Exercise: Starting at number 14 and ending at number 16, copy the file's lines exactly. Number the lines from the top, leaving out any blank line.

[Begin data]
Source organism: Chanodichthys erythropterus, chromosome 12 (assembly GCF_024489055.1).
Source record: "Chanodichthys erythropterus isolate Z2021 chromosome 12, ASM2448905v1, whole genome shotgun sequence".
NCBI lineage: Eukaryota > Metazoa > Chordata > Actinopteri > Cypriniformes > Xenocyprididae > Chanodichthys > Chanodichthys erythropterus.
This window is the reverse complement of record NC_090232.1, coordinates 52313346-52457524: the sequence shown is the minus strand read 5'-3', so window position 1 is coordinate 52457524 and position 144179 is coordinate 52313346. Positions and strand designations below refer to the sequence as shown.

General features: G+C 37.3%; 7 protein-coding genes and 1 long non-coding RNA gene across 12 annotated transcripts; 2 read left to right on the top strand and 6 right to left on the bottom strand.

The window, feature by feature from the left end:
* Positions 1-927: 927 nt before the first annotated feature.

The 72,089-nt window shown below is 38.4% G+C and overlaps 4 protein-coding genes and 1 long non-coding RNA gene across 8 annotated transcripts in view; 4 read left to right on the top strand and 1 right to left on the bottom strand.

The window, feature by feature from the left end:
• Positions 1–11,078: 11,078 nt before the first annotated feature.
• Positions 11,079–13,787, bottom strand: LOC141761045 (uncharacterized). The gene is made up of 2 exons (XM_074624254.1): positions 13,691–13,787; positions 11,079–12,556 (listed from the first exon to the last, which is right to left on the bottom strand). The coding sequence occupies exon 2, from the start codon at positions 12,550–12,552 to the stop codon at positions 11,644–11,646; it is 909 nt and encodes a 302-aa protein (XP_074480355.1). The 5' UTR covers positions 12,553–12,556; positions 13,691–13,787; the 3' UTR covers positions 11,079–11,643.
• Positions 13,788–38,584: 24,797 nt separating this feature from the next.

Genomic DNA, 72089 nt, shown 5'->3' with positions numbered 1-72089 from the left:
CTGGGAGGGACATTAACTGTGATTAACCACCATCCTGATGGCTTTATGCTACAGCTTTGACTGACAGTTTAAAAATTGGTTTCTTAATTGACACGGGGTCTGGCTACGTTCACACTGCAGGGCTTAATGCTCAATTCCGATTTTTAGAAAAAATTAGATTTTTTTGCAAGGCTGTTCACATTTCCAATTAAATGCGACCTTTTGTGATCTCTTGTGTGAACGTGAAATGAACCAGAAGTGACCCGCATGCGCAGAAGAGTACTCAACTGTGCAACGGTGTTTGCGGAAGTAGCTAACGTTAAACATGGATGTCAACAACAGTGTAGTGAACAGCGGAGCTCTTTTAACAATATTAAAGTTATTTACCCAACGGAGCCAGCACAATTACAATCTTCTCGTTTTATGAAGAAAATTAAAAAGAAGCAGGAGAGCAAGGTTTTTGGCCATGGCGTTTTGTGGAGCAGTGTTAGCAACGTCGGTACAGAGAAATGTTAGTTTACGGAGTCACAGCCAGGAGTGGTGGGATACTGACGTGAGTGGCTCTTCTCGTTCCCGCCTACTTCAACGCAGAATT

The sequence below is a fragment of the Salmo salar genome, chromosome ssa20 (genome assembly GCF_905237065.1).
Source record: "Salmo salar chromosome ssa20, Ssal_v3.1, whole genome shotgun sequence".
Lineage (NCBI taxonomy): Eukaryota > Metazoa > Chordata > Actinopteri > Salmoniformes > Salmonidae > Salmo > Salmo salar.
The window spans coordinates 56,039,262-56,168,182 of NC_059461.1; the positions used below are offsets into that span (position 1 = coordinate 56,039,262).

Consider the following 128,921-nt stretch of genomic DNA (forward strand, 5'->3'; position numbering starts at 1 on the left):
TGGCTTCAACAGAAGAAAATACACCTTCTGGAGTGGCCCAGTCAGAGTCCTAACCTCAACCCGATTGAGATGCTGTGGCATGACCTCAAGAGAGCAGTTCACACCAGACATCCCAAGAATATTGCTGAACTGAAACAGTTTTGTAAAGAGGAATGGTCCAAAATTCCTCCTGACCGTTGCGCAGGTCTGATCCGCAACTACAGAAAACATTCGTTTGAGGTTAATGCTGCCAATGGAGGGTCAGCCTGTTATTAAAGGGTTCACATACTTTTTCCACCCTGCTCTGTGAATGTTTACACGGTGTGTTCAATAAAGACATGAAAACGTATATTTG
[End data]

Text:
CTGGGAGGGACATTAACTGTGATTAACCACCATCCTGATGGCTTTATGCTACAGCTTTGACTGACAGTTTAAAAATTGGTTTCTTAATTGACACGGGGTCTGGCTACGTTCACACTGCAGGGCTTAATGCTCAATTCCGATTTTTAGAAAAAATTAGATTTTTTTGCAAGGCTGTTCACATTTCCAATTAAATGCGACCTTTTGTGATCTCTTGTGTGAACGTGAAATGAACCAGAAGTGACCCGCATGCGCAGAAGAGTACTCAACTGTGCAACGGTGTTTGCGGAAGTAGCTAACGTTAAACATGGATGTCAACAACAGTGTAGTGAACAGCGGAGCTCTTTTAACAATATTAAAGTTATTTACCCAACGGAGCCAGCACAATTACAATCTTCTCGTTTTATGAAGAAAATTAAAAAGAAGCAGGAGAGCAAGGTTTTTGGCCATGGCGTTTTGTGGAGCAGTGTTAGCAACGTCGGTACAGAGAAATGTTAGTTTACGGAGTCACAGCCAGGAGTGGTGGGATACTGACGTGAGTGGCTCTTCTCGTTCCCGCCTACTTCAACGCAGAATT

The sequence below is a fragment of the Salmo salar genome, chromosome ssa20 (genome assembly GCF_905237065.1).
Source record: "Salmo salar chromosome ssa20, Ssal_v3.1, whole genome shotgun sequence".